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Venter & Fraser Publish 1.5X Sequence Coverage of Their Poodle

NEW YORK, Sept. 25 (GenomeWeb News) - Researchers at The Institute for Genomic Research and The Center for the Advancement of Genomics have sequenced and analyzed the dog genome, the groups said today.


According to TIGR and TCAG, the research, which appears in the Sept. 26 issue of Science -- and is one of Craig Venter's and Claire Fraser's pet poodles -- shows that partial shotgun sequencing is a "cost-effective and efficient" way of sequencing and analyzing "many more large eukaryotic genomes" against which reference genomes exist.


The researchers assembled 6.22 million sequences of canine DNA for 1.5X coverage, or 78 percent, of the genome. Comparing the sequence data with existing drafts of the human and mouse sequences, the teams found that the canine lineage was the first to diverge from the common ancestor of the three species, and that the human and dog "are much more similar to each other at the genetic level than to the mouse."


The canine genome is 2.4 billion base pairs long and has 78 chromosomes, which are "considerably reshuffled" when compared against Carnivora, the most recent common ancestral mammalian order in which dogs reside, according to Stephen O'Brien and William Murphy, who wrote an accompanying editorial to the sequence paper. Both men are researchers at the Laboratory of Genomic Diversity at the National Cancer Institute.


The TIGR and TCAG teams assembled the whole genome shotgun sequence of 6.22 million reads into 1.9 million contigs and 850,000 singletons, which were tied into 522,101 scaffolds. Them researchers also identified 974,400 SNPs in the canine genome and found that more than 25 percent of the genome, or roughly 650 million base pairs, overlap the human sequence.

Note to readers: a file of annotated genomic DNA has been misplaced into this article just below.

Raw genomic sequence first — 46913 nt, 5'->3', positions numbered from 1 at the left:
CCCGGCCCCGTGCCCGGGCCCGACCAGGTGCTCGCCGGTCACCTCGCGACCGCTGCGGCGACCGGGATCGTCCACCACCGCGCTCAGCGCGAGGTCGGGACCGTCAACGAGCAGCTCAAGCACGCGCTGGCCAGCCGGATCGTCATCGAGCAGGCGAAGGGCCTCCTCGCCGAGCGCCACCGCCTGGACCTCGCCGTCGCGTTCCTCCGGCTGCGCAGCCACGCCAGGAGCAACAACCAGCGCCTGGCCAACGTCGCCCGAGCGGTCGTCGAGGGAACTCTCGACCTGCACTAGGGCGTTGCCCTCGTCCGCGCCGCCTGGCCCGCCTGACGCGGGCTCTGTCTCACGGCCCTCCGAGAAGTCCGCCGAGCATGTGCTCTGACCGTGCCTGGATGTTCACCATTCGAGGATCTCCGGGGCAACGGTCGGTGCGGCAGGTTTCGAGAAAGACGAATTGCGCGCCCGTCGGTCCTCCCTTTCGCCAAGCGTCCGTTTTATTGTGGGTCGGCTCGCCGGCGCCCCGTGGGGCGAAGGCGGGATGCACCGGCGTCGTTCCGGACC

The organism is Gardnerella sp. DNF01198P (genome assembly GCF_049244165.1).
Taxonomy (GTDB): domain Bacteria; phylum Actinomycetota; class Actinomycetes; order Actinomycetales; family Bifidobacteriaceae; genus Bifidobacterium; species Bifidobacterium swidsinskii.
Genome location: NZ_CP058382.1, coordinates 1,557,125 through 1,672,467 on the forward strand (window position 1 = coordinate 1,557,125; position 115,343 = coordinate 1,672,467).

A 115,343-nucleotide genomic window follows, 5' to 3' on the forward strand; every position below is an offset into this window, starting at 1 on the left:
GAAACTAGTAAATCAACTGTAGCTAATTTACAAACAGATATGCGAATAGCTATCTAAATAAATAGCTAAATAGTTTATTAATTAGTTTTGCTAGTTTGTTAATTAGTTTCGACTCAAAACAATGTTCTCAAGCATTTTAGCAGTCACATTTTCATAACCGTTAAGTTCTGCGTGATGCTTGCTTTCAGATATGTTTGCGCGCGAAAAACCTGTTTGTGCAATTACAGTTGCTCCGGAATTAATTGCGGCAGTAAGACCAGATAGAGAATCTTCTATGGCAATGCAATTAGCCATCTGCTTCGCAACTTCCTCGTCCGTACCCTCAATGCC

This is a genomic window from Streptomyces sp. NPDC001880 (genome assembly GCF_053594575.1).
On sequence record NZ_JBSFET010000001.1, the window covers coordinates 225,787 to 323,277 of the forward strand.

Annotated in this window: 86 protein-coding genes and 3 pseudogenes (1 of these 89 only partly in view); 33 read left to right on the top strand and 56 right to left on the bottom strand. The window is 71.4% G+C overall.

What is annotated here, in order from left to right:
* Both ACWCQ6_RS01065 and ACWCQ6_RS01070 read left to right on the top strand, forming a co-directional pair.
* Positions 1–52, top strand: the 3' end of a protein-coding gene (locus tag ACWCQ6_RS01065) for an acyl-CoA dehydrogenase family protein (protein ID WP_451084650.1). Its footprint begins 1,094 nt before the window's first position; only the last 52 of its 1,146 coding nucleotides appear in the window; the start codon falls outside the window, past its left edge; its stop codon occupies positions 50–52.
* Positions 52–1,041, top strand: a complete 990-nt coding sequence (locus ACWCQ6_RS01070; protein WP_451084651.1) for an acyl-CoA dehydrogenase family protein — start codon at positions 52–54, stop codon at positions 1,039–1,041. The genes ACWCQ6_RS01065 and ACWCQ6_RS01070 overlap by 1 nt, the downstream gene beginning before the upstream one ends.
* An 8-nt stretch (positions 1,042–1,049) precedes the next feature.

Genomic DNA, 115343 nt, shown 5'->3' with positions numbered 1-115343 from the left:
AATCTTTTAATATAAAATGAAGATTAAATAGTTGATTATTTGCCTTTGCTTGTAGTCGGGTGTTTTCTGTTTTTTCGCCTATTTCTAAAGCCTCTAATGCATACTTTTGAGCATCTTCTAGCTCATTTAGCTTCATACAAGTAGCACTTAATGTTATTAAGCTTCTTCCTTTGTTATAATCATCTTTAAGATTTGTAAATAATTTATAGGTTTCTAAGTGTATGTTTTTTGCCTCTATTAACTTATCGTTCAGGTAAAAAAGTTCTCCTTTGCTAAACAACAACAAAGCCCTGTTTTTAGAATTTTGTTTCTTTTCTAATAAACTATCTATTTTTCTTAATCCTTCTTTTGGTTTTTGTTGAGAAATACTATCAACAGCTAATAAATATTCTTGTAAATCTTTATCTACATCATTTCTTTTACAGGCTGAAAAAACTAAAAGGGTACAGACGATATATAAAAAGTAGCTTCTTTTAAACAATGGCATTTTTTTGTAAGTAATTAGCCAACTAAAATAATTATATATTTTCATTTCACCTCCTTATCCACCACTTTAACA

The researchers also used the data to identify an equivalent canine gene for 75 percent of the known human genes. Specifically, the teams found 18,473 canine orthologs of the 24,567 annotated human genes. The sequence data "has revealed several hundred gene families that have expanded or contracted since divergence of the dog lineage from our common ancestor," TIGR and TCAG said in a statement. "For example," the groups went on, "the dog genome is predicted to encode a much greater diversity of olfactory receptors than we find in human."

"In little more than a decade genomics has advanced greatly and we now have approximately 150 completed genomes, including the human, mouse and fruit fly, in the public domain," Craig Venter, president of TCAG and the J. Craig Venter Science Foundation, which paid for the dog genome research, said in the statement. "Our new method is an efficient and effective way of sequencing that will allow more organisms to be analyzed while still providing significant information."

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